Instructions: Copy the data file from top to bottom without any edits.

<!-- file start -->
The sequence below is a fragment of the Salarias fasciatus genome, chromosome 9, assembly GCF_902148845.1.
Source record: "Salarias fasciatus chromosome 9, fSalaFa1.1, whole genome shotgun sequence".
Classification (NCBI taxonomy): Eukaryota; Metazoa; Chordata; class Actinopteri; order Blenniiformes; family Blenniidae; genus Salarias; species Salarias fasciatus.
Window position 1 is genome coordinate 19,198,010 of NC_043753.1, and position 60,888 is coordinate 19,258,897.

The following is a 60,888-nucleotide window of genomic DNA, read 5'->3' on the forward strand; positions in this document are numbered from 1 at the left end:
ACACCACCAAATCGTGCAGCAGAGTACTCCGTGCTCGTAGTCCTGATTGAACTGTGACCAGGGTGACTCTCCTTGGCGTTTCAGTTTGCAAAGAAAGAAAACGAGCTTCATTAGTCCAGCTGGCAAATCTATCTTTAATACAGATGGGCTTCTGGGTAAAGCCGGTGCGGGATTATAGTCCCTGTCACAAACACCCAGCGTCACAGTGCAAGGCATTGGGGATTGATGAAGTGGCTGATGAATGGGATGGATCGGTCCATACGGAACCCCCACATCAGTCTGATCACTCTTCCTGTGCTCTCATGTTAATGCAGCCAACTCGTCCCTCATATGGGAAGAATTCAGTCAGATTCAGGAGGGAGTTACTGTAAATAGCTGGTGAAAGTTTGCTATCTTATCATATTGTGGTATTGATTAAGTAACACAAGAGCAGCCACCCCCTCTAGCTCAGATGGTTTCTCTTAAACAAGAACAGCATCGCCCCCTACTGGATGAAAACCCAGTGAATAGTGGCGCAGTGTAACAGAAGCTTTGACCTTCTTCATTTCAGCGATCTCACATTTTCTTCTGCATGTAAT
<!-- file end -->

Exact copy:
The sequence below is a fragment of the Salarias fasciatus genome, chromosome 9, assembly GCF_902148845.1.
Source record: "Salarias fasciatus chromosome 9, fSalaFa1.1, whole genome shotgun sequence".
Classification (NCBI taxonomy): Eukaryota; Metazoa; Chordata; class Actinopteri; order Blenniiformes; family Blenniidae; genus Salarias; species Salarias fasciatus.
Window position 1 is genome coordinate 19,198,010 of NC_043753.1, and position 60,888 is coordinate 19,258,897.

The following is a 60,888-nucleotide window of genomic DNA, read 5'->3' on the forward strand; positions in this document are numbered from 1 at the left end:
ACACCACCAAATCGTGCAGCAGAGTACTCCGTGCTCGTAGTCCTGATTGAACTGTGACCAGGGTGACTCTCCTTGGCGTTTCAGTTTGCAAAGAAAGAAAACGAGCTTCATTAGTCCAGCTGGCAAATCTATCTTTAATACAGATGGGCTTCTGGGTAAAGCCGGTGCGGGATTATAGTCCCTGTCACAAACACCCAGCGTCACAGTGCAAGGCATTGGGGATTGATGAAGTGGCTGATGAATGGGATGGATCGGTCCATACGGAACCCCCACATCAGTCTGATCACTCTTCCTGTGCTCTCATGTTAATGCAGCCAACTCGTCCCTCATATGGGAAGAATTCAGTCAGATTCAGGAGGGAGTTACTGTAAATAGCTGGTGAAAGTTTGCTATCTTATCATATTGTGGTATTGATTAAGTAACACAAGAGCAGCCACCCCCTCTAGCTCAGATGGTTTCTCTTAAACAAGAACAGCATCGCCCCCTACTGGATGAAAACCCAGTGAATAGTGGCGCAGTGTAACAGAAGCTTTGACCTTCTTCATTTCAGCGATCTCACATTTTCTTCTGCATGTAAT